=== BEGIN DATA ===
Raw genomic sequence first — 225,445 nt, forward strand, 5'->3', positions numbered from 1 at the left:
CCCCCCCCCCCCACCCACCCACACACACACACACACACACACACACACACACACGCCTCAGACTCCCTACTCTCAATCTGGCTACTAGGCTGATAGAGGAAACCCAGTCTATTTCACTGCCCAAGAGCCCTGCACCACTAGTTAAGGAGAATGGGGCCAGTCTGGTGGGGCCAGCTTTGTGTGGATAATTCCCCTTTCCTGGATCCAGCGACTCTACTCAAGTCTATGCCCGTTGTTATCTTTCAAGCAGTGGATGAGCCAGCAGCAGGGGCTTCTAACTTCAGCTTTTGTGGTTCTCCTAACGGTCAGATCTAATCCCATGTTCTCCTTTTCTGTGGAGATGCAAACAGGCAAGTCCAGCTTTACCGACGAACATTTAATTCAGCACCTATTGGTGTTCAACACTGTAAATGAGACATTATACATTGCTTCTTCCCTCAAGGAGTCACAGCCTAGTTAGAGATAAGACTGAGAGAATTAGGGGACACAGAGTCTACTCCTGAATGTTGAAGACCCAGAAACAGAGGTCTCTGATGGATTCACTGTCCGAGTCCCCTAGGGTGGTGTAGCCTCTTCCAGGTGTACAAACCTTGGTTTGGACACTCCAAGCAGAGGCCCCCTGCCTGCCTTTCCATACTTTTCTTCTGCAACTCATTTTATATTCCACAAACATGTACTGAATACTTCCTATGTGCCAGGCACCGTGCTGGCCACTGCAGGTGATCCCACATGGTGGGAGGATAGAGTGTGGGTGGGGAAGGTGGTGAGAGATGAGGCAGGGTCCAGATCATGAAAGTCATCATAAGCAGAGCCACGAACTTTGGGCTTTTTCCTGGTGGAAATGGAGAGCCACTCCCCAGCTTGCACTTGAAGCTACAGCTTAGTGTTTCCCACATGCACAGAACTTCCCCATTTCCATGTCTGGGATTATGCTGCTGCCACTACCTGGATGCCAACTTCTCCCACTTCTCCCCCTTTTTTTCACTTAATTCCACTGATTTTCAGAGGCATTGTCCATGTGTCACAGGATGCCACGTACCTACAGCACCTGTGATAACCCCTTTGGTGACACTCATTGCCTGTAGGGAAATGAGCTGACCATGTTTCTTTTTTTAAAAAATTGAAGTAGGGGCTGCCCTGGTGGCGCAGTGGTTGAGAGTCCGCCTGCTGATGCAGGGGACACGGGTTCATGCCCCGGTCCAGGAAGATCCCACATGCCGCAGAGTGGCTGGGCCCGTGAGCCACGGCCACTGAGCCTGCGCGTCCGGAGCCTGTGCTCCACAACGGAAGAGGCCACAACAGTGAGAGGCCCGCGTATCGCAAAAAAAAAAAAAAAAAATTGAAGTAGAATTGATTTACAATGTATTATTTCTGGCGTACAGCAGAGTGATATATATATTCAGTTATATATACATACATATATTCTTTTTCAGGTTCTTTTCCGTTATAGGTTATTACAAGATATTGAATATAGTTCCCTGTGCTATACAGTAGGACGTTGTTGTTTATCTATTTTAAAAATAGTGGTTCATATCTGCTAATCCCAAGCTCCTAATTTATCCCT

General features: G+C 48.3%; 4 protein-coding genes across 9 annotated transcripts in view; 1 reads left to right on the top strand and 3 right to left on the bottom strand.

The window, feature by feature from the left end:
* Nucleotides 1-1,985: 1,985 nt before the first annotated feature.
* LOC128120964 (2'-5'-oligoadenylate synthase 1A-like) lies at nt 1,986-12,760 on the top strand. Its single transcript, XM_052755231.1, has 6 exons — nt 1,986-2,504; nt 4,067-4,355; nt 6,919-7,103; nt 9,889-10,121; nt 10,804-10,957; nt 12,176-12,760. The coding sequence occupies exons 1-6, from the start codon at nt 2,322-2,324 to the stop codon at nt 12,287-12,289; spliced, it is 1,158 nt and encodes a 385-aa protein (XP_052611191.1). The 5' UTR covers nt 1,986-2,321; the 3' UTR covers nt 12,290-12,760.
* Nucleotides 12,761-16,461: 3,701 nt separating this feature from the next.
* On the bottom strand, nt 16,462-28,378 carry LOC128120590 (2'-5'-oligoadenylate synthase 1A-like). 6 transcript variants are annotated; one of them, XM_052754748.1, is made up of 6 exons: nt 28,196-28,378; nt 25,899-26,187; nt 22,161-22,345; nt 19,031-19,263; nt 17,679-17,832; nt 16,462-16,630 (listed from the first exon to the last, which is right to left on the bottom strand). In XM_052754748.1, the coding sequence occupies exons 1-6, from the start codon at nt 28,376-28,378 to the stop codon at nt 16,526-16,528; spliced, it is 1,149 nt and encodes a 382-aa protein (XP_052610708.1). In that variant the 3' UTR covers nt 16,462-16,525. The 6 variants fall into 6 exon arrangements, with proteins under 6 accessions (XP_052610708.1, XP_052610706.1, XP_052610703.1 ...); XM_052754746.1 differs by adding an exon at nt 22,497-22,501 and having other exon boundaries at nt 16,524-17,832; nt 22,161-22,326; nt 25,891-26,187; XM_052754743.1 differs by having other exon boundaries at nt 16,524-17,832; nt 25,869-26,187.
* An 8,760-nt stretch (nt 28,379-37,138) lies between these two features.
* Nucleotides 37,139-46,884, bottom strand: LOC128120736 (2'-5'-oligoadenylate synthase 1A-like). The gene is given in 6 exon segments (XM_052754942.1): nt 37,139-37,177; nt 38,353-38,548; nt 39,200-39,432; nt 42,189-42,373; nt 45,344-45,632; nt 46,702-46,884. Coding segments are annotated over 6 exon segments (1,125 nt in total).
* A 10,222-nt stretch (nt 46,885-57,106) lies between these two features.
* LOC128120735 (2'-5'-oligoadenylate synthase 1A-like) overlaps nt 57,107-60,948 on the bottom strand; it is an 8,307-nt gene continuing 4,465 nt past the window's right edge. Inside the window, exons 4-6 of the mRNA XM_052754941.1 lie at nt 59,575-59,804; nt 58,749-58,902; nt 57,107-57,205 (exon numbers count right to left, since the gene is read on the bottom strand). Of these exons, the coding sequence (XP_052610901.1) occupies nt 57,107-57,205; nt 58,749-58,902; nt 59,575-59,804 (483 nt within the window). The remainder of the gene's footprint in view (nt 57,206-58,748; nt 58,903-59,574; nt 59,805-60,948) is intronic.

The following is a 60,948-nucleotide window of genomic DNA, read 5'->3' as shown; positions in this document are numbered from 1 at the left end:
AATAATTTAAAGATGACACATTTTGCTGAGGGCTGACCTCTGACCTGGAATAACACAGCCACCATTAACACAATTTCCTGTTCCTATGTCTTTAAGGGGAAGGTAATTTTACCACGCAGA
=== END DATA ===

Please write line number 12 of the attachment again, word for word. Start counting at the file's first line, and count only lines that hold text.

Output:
* LOC128120735 (2'-5'-oligoadenylate synthase 1A-like) overlaps nt 57,107-60,948 on the bottom strand; it is an 8,307-nt gene continuing 4,465 nt past the window's right edge. Inside the window, exons 4-6 of the mRNA XM_052754941.1 lie at nt 59,575-59,804; nt 58,749-58,902; nt 57,107-57,205 (exon numbers count right to left, since the gene is read on the bottom strand). Of these exons, the coding sequence (XP_052610901.1) occupies nt 57,107-57,205; nt 58,749-58,902; nt 59,575-59,804 (483 nt within the window). The remainder of the gene's footprint in view (nt 57,206-58,748; nt 58,903-59,574; nt 59,805-60,948) is intronic.